Realization of random forest for real-time evaluation through tree framing


The optimization of learning has always been of particular concern for big data analytics. However, the ongoing integration of machine learning models into everyday life also demand the evaluation to be extremely fast and in real-time. Moreover, in the Internet of Things, the computing facilities that run the learned model are restricted. Hence, the implementation of the model application must take the characteristics of the executing platform into account Although there exist some heuristics that optimize the code, principled approaches for fast execution of learned models are rare. In this paper, we introduce a method that optimizes the execution of Decision Trees (DT). Decision Trees form the basis of many ensemble methods, such as Random Forests (RF) or Extremely Randomized Trees (ET). For these methods to work best, trees should be as large as possible. This challenges the data and the instruction cache of modern CPUs and thus demand a more careful memory layout. Based on a probabilistic view of decision tree execution, we optimize the two most common implementation schemes of decision trees. We discuss the advantages and disadvantages of both implementations and present a theoretically well-founded memory layout which maximizes locality during execution in both cases. The method is applied to three computer architectures, namely ARM (RISC), PPC (Extended RISC) and Intel (CISC) and is automatically adopted to the specific architecture by a code generator. We perform over 1800 experiments on several real-world data sets and report an average speed-up of 2 to 4 across all three architectures by using the proposed memory layout. Moreover, we find that our implementation outperforms sklearn, which was used to train the models by a factor of 1500.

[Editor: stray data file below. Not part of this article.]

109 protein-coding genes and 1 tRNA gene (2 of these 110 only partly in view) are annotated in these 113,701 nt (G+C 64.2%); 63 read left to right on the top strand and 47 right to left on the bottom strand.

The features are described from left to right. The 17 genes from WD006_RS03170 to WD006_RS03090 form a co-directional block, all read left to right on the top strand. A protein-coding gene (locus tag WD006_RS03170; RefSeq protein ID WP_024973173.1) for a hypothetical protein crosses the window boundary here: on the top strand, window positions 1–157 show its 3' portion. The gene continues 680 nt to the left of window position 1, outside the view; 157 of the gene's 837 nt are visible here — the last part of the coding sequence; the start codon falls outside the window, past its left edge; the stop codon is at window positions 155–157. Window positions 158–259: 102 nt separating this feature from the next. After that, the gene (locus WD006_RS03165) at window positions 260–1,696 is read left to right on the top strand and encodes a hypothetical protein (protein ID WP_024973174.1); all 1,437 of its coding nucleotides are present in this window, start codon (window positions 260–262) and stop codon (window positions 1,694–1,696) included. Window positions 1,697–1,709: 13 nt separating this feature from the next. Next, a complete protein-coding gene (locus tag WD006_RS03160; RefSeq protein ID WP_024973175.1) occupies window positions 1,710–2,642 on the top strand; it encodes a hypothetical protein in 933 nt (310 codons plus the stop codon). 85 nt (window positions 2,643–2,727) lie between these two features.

IEEE International Conference on Data Mining (ICDM)